Wednesday’s Column: Third’s Words
We don’t typically associate salvation with death. Normally the opposite is true! In the New Testament salvation normally describes forgiveness of sins (Acts 4.12, for example). Escaping spiritual death is how the word is primarily used. The exception to this rule is fascinating and sobering.
Human instinct compels us to avoid unpleasantness, suffering, and death. When faced with danger or difficulty, our default response is avoidance at all cost. This was a great temptation for many in the early church.
Peter wrote to Christians who were about to face some awful hardships. He encouraged them by promising salvation, but it was a hard message to swallow. In the following examples, Peter used “salvation” to mean something different (it would have been understood to mean this because of context):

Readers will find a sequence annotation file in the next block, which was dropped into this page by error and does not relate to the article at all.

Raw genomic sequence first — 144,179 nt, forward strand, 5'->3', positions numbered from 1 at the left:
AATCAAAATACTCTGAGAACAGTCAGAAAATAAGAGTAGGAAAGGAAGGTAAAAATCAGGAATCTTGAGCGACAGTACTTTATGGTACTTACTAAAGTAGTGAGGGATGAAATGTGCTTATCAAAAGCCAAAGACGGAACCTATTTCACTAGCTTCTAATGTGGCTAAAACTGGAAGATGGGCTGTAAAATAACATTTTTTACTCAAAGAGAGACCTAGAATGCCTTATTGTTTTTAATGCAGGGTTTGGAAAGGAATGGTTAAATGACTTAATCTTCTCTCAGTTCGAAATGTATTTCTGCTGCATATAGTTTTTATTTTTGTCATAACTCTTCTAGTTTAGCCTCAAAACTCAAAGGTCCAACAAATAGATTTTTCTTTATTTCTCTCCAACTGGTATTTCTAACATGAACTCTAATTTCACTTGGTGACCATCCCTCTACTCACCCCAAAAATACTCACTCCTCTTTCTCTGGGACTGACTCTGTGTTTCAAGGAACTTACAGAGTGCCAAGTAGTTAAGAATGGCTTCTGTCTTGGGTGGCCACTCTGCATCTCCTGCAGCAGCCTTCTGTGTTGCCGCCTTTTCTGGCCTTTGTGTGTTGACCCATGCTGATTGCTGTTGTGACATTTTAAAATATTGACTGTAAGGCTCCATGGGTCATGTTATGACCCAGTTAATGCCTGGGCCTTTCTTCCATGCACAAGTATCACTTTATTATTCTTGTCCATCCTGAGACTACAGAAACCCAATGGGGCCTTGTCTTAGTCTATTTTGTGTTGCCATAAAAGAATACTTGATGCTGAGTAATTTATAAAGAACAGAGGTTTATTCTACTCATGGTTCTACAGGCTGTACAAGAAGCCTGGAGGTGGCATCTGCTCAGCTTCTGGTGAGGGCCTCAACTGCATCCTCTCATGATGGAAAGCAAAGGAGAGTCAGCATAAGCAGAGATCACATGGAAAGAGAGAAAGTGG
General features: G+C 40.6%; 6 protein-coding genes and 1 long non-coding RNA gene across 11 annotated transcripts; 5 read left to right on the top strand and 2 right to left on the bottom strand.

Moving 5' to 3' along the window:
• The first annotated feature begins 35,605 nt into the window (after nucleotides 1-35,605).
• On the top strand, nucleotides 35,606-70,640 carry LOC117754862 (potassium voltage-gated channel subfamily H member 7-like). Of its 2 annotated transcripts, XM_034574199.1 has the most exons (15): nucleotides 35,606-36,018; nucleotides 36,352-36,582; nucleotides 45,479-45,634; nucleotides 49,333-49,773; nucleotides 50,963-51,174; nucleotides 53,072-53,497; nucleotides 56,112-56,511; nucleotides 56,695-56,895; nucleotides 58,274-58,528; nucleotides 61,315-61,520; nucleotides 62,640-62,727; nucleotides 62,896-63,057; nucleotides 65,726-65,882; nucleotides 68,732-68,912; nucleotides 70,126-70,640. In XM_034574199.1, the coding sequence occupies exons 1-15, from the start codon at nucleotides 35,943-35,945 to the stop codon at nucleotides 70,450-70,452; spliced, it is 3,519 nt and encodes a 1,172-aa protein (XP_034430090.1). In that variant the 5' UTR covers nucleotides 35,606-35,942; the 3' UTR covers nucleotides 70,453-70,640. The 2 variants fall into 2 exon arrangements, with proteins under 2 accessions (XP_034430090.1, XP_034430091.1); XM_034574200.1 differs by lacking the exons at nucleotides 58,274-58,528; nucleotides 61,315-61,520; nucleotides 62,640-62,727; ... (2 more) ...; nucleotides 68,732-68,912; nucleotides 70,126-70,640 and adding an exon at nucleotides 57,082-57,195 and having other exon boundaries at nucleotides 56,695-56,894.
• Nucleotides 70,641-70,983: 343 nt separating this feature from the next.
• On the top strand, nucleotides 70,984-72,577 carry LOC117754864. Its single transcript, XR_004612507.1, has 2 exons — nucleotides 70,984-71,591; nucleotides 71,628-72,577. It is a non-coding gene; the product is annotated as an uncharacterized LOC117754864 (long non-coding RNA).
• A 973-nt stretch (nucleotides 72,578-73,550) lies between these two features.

- I Peter 1.5 – Death
- I Peter 1.8ff – Death
- I Peter 2.2ff – Death
How is death the same thing as salvation? For those who were suffering and stayed faithful, death was the ultimate salvation. For those whose lives were upended because of persecution, being with God forever was salvation. For those who lost their family members, salvation meant reunion. The ultimate result of faith is eternal life with God.
How do we view difficulty? Do we compromise faith to avoid suffering? At worst, suffering leads to death. At best, suffering leads to death. Nothing can slow a faithful Christian down! We have salvation in this life (guilt does not weigh us down), and the end of this life is salvation. We have an awesome God.